As Sean Frisbee, president and CEO of the WVU Alumni Association, served Mountaineers from the association’s mobile tailgate trailer, he talked about just how big this event is for the Alumni Association. There were at least 1,500 people at the tailgate, and more were showing up every minute. It’s the biggest crowd at a pregame Alumni Association event since he started working there in 2015.
“It really renews those old traditional feelings of great Mountaineer football,” Frisbee said.
Over in the Orange Lot at FedEx Field, there were some fans who spoke of their devotion in song. Sam Murray, Mountaineer frontman of the band 1060 West Addison, introduced his group as “a bipartisan band” from Fairfax, Va. Some members wore VT clothes and some wore WVU clothes. Their first song was “Take Me Home, Country Roads.”
About an hour and a half before kickoff, several Mountaineers reminisced about the highlights leading up to a matchup that began in 1912. It’s a series that the Mountaineers lead 28-23-1.
“I lived through some of the greatest moments in the rivalry,” said WVU alumnus Adam Prather. He and fellow Mountaineer Craig Sharman listed those highlights.
There was that time that Michael Vick led the Hokies to victory in 1999, with the long-remembered 26-yard scramble along the sideline. Then in 2001, though the Mountaineers lost to Tech 35-0, Grant Wiley made an interception during that game that is still talked about.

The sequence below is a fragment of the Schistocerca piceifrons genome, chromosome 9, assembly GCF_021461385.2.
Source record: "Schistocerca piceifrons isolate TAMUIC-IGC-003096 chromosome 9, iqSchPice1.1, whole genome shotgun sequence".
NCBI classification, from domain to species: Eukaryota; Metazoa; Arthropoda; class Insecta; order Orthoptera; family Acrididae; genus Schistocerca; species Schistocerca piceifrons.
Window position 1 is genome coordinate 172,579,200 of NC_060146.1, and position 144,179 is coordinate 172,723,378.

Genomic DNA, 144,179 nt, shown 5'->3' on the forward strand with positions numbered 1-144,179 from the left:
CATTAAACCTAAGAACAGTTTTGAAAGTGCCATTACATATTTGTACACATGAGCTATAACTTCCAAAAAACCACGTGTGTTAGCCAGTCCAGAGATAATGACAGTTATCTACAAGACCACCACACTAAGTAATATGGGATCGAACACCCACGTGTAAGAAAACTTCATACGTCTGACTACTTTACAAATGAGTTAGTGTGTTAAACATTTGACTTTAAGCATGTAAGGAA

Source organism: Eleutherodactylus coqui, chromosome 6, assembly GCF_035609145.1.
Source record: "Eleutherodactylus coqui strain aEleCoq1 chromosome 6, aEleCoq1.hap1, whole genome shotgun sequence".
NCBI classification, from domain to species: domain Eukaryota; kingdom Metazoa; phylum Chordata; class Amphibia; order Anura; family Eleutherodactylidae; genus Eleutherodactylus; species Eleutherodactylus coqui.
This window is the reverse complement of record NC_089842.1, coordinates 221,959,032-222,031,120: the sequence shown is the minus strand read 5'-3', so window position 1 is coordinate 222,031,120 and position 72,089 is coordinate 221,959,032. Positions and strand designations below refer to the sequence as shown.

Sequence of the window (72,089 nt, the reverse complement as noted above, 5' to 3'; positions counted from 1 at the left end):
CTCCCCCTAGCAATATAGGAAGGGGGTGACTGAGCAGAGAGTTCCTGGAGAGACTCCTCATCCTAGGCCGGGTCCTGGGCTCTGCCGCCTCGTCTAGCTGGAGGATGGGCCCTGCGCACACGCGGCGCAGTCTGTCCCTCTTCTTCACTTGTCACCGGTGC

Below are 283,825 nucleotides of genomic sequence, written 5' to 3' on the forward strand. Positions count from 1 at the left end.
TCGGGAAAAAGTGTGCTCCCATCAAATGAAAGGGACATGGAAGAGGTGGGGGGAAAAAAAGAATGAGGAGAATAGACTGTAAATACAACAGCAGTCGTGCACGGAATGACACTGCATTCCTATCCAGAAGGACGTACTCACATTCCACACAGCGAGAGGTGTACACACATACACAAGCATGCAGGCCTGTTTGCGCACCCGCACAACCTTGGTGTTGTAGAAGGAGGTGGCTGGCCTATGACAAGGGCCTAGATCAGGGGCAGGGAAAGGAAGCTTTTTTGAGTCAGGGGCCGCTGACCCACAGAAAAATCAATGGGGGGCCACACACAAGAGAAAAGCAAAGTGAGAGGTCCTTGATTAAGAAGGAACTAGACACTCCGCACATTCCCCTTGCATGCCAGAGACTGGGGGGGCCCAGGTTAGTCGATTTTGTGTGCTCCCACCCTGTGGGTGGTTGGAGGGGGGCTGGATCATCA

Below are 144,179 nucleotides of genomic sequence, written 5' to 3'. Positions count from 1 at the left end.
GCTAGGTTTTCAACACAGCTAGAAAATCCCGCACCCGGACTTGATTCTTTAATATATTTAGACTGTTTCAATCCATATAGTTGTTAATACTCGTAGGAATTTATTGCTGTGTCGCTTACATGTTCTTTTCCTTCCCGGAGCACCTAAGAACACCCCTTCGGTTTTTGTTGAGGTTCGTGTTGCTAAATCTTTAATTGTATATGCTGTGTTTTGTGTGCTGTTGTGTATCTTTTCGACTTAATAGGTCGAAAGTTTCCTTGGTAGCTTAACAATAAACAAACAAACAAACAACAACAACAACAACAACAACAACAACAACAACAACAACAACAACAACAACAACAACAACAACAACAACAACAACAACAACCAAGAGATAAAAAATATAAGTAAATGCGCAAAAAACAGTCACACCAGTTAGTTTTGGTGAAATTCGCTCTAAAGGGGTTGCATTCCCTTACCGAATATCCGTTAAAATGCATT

In 2003, Rasheed Marshall made a 93-yard pass during a game in which the Hokies, then ranked No. 3, were beaten 28-7 in Morgantown. Prather’s friend Colin Tobias remembers that last game in 2005 when Virginia Tech, led by Marcus Vick, defeated the Mountaineers 34-17.
“I’m still mad at Marcus Vick,” Tobias said.
If there was a theme for the day, it was cracking wise.
Walter and Linda Gaich were in the tailgate lot with their daughter, Tammy, and niece and nephew Robin and Larry Riley. The Gaiches are Mountaineers and the Rileys are Hokies.
What was going to happen that night as they made their way home?
Walter had an idea. “The van we borrowed has a roof rack, so they’ll be riding home on it,” he joked. “It’s always been a great game. It’s the whole experience: having fun tailgating.”
There may be no more honest, and brutal, critic than a toddler. Barrett Smith, 2, might be destined to disappoint one of his parents when it comes to his sports choices.
Danielle Smith, his mother, who is wearing Mountaineer gold, asks him, “Who’s going to win the game?”
There’s a pause.
“Hokies!” he chirps in a soft voice.
His dad asks for a high five.
Barrett and his dad, Danny Smith, are the only two people at the family tailgate wearing Hokies maroon and burnt orange.
His grandma, Cindy Riggins, says that he will cheer for both teams and you hear them walk him through “Go Hokies!” and “Go Mountaineers!”
Danielle’s brother Nick Riggins, a Mountaineer fan, says the divided family, spread out in Elkins, W.Va., Kingwood, W.Va. and Portsmouth, Va., knew this was a game they needed to make.
“We’re glad to see the old rivalries renewed again,” Nick said.
He says he hopes the Mountaineers will come out on top. Danny says he doesn’t hope; he knows VT will win.
So how did a Virginia Tech guy get in the family?
Danielle’s dad is pragmatic.
“You can’t pick your relatives,” Rich Riggins says.
The family agrees that it could have been worse.
Danielle says, “He could have been Pitt.”